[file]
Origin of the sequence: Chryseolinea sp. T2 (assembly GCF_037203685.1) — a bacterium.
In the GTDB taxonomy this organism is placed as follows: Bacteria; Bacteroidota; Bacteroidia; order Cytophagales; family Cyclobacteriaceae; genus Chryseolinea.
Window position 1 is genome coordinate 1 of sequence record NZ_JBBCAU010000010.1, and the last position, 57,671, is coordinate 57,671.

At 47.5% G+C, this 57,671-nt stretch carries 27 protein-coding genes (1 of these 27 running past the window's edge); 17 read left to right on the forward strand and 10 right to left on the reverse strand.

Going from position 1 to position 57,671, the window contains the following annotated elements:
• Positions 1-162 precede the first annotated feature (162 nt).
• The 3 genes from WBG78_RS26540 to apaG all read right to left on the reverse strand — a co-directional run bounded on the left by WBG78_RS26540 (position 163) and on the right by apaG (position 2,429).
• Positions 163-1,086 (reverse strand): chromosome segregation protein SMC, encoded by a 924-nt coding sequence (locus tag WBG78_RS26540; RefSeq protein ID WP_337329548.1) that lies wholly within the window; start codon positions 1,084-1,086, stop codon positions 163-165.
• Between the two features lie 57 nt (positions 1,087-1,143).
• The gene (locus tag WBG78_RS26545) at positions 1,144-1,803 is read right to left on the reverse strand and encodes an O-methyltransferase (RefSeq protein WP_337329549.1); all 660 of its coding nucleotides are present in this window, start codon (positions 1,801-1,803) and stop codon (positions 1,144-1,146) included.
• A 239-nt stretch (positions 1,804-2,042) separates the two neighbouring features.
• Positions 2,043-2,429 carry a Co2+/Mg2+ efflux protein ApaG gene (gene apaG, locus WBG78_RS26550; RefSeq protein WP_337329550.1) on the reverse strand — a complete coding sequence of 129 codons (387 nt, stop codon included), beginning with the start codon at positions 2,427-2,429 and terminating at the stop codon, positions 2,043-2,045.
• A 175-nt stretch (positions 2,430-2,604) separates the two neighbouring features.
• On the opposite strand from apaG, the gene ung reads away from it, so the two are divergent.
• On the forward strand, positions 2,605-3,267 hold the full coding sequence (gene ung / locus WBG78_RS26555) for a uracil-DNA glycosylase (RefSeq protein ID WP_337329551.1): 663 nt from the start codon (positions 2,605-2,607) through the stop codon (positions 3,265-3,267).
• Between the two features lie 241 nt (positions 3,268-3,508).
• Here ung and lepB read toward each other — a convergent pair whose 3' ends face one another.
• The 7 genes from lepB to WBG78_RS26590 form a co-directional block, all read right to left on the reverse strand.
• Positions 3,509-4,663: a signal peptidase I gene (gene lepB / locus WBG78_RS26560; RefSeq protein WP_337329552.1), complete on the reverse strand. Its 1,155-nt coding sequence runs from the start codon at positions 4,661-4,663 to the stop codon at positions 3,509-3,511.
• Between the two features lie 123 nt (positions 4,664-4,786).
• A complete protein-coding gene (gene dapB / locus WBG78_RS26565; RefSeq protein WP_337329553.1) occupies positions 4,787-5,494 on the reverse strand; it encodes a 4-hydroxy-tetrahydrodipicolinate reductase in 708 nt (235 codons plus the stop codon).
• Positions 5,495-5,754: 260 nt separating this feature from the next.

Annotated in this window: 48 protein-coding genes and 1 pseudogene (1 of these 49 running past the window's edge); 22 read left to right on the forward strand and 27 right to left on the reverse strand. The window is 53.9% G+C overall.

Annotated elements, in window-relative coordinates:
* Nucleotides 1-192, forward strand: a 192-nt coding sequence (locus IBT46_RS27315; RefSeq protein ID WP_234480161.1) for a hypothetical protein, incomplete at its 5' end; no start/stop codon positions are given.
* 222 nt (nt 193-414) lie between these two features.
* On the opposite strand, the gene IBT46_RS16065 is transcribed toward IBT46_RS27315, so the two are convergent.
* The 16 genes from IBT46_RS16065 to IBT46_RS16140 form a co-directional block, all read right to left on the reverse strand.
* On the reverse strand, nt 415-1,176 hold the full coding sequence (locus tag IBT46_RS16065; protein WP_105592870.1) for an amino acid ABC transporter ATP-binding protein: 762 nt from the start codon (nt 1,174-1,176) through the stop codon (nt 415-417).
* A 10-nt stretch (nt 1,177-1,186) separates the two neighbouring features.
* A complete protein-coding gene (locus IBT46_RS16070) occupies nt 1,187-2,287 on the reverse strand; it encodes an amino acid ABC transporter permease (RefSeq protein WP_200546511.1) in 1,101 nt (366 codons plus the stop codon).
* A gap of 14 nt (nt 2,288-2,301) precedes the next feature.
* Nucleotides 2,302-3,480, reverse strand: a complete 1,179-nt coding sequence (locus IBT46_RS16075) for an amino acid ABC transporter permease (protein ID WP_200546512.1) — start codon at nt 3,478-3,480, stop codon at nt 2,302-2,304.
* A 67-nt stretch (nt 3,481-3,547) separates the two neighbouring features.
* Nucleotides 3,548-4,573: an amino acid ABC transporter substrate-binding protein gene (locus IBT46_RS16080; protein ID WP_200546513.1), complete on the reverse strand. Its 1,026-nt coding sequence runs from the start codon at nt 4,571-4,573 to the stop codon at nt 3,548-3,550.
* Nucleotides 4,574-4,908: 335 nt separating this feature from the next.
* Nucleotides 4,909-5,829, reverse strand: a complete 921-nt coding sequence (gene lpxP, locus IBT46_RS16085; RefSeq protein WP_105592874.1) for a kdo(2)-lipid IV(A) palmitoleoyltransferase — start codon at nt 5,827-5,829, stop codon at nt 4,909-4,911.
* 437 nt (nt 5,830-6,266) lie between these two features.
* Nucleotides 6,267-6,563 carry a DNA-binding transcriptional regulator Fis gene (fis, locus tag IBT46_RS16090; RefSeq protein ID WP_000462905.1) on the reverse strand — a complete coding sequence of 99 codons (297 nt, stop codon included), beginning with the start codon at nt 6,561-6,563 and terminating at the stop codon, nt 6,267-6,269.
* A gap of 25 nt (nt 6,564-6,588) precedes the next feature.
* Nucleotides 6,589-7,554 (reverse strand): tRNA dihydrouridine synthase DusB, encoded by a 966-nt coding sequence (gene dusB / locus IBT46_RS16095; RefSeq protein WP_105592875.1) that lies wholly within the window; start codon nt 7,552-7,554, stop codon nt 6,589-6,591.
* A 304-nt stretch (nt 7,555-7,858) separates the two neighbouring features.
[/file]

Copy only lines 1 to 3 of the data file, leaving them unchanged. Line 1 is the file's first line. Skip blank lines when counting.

Origin of the sequence: Chryseolinea sp. T2 (assembly GCF_037203685.1) — a bacterium.
In the GTDB taxonomy this organism is placed as follows: Bacteria; Bacteroidota; Bacteroidia; order Cytophagales; family Cyclobacteriaceae; genus Chryseolinea.
Window position 1 is genome coordinate 1 of sequence record NZ_JBBCAU010000010.1, and the last position, 57,671, is coordinate 57,671.